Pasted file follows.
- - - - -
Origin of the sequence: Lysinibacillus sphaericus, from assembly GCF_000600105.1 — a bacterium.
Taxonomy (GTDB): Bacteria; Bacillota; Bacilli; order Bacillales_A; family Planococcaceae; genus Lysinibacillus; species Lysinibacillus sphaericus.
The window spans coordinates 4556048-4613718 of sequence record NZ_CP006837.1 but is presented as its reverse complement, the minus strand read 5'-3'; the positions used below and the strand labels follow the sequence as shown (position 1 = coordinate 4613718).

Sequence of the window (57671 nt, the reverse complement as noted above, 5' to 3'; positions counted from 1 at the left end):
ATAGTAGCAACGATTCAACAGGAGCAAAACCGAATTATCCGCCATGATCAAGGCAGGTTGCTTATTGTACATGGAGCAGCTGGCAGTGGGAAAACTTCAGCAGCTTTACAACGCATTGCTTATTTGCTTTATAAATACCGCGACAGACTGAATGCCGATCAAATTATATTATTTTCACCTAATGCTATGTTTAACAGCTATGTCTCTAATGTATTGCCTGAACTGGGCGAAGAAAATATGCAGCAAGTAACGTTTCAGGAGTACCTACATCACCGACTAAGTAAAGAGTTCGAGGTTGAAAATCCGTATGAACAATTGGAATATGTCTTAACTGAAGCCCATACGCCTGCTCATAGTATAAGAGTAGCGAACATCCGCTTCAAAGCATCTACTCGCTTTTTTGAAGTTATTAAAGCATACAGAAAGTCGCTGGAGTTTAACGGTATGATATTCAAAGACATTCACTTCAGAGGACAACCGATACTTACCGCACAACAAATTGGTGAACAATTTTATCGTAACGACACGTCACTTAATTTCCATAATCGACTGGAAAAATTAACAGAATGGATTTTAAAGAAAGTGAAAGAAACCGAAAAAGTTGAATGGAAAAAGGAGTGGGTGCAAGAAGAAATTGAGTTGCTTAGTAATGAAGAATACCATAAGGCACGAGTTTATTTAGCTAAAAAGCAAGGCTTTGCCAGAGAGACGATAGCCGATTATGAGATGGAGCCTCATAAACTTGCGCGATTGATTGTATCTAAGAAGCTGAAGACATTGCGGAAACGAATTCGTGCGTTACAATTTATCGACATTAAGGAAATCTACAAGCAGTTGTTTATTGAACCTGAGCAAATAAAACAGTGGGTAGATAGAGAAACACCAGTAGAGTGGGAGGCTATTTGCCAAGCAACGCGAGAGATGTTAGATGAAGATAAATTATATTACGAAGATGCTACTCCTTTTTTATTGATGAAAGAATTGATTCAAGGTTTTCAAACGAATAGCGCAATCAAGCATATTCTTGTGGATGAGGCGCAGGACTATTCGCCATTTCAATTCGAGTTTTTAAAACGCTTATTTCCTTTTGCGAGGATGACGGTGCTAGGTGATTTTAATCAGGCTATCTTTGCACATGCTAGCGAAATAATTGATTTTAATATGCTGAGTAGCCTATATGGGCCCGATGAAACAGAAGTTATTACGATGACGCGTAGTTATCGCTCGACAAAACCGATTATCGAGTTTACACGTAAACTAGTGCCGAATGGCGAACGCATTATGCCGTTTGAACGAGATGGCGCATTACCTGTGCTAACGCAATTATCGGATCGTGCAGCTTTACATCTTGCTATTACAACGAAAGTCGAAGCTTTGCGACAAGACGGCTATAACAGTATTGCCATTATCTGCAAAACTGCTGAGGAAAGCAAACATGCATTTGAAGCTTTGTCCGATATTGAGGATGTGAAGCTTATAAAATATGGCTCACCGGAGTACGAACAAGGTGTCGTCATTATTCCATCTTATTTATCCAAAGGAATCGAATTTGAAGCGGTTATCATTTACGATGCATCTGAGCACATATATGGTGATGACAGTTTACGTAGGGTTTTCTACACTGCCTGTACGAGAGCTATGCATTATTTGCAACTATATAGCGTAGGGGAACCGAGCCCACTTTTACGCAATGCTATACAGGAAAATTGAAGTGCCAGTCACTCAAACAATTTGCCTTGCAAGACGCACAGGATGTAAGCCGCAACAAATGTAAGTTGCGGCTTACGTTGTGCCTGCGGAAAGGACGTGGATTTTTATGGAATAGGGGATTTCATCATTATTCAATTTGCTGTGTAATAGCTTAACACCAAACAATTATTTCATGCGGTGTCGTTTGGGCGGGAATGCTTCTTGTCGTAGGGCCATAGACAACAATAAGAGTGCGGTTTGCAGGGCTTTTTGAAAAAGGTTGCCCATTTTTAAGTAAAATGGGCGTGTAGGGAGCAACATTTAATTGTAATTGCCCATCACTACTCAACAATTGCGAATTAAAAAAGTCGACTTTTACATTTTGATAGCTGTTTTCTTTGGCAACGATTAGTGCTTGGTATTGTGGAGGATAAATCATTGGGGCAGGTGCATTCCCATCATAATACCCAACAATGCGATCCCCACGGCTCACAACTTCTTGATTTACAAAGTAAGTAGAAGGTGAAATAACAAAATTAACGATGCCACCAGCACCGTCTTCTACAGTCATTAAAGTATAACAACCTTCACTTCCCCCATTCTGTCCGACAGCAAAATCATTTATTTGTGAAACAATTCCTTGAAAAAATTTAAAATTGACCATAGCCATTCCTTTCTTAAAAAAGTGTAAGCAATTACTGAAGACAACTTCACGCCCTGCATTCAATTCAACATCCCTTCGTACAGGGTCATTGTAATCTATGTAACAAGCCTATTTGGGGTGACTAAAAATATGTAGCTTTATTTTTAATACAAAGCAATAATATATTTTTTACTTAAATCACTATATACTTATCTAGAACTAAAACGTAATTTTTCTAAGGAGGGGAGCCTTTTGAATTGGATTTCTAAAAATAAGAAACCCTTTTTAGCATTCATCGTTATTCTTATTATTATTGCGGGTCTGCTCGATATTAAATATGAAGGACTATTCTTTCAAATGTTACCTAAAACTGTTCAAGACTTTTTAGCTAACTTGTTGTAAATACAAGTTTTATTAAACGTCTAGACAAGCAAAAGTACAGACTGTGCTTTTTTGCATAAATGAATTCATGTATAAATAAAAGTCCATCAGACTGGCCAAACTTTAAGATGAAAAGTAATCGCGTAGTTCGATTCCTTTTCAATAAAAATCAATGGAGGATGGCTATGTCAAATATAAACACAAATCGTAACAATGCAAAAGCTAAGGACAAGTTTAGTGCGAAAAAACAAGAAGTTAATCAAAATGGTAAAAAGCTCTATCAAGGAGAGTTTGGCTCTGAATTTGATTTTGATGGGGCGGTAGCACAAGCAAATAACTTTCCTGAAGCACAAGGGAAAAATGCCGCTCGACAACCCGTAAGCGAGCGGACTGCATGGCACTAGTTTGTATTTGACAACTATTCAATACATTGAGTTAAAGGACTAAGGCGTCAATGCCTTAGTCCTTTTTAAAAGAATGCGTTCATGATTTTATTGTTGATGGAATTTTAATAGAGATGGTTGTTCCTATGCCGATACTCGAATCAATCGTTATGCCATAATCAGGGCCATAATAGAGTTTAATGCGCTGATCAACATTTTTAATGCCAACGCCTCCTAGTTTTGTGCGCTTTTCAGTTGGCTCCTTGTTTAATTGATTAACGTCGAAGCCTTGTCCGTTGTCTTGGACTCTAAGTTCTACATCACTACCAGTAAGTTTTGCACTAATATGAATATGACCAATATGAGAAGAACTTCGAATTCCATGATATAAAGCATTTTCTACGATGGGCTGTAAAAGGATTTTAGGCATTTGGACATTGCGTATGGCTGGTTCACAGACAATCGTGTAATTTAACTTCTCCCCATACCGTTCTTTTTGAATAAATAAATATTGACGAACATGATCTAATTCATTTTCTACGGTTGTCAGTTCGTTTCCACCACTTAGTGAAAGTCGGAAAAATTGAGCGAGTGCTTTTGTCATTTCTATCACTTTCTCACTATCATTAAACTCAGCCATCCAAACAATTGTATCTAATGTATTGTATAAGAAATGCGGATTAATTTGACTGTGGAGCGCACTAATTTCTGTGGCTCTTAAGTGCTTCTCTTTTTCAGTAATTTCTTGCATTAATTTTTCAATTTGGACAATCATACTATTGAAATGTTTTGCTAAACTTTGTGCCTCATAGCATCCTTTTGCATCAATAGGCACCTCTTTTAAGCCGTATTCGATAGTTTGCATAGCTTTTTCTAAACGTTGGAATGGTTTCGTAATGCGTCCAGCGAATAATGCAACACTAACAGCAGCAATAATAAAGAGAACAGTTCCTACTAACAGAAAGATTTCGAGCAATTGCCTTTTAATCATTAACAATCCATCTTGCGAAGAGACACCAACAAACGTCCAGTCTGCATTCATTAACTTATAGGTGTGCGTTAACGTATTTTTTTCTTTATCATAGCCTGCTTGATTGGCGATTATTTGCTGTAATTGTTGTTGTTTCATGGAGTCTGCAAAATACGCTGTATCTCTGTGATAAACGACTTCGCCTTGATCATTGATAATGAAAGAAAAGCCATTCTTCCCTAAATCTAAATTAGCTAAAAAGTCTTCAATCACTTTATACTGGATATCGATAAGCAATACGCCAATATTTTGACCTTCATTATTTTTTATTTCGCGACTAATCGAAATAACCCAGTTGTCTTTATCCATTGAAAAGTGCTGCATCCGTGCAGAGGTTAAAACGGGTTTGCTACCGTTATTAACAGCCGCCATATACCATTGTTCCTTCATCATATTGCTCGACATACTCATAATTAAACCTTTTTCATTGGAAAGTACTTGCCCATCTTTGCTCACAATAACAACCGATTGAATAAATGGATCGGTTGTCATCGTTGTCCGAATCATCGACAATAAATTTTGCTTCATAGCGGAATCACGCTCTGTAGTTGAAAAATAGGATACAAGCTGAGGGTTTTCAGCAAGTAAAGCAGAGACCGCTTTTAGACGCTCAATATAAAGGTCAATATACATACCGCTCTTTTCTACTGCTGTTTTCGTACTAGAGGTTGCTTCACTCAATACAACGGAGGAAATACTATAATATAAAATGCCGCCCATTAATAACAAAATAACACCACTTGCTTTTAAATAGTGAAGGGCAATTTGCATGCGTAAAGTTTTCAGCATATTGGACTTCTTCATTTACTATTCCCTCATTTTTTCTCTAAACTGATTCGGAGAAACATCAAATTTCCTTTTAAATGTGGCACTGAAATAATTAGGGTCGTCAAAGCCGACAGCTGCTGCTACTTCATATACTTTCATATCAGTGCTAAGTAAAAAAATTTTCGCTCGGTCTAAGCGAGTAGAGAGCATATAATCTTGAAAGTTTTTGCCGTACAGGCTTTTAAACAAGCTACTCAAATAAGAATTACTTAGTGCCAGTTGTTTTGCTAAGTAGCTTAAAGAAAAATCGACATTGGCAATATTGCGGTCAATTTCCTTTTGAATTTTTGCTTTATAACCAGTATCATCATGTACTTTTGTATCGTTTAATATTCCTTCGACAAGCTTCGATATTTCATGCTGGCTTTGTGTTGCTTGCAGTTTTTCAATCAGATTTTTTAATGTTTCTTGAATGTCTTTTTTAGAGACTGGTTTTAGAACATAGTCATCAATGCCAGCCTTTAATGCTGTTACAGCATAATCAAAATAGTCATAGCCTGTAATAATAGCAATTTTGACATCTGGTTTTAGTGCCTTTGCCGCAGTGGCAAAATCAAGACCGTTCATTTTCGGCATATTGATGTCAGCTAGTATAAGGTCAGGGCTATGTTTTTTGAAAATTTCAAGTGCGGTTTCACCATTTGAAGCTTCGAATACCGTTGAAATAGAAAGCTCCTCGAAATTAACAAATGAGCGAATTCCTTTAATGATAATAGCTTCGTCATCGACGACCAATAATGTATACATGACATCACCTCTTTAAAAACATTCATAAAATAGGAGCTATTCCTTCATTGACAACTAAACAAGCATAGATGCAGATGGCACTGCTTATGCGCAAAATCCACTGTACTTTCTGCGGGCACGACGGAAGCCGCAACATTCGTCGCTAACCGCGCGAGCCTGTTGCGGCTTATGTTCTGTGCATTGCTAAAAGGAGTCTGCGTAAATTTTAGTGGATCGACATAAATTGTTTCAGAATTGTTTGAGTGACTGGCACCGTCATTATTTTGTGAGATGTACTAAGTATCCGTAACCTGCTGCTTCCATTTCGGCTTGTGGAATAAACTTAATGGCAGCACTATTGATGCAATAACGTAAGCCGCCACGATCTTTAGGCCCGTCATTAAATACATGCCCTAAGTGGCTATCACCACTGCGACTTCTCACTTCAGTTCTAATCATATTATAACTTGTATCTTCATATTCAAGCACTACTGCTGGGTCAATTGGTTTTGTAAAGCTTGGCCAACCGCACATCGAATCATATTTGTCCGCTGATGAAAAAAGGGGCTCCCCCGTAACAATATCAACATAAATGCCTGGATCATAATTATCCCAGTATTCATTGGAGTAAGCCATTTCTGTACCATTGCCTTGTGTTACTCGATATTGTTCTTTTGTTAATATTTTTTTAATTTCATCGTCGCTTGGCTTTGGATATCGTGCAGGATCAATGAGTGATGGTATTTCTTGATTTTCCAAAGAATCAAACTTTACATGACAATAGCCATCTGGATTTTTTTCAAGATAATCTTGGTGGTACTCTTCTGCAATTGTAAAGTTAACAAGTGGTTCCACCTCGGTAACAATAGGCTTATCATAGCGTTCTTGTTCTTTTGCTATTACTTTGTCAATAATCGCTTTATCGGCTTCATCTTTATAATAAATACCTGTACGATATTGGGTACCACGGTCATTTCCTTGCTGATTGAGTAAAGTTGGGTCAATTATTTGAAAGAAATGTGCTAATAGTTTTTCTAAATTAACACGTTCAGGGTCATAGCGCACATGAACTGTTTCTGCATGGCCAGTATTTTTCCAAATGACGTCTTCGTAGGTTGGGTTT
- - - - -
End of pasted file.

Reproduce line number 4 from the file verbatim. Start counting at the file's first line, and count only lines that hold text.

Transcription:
Sequence of the window (57671 nt, the reverse complement as noted above, 5' to 3'; positions counted from 1 at the left end):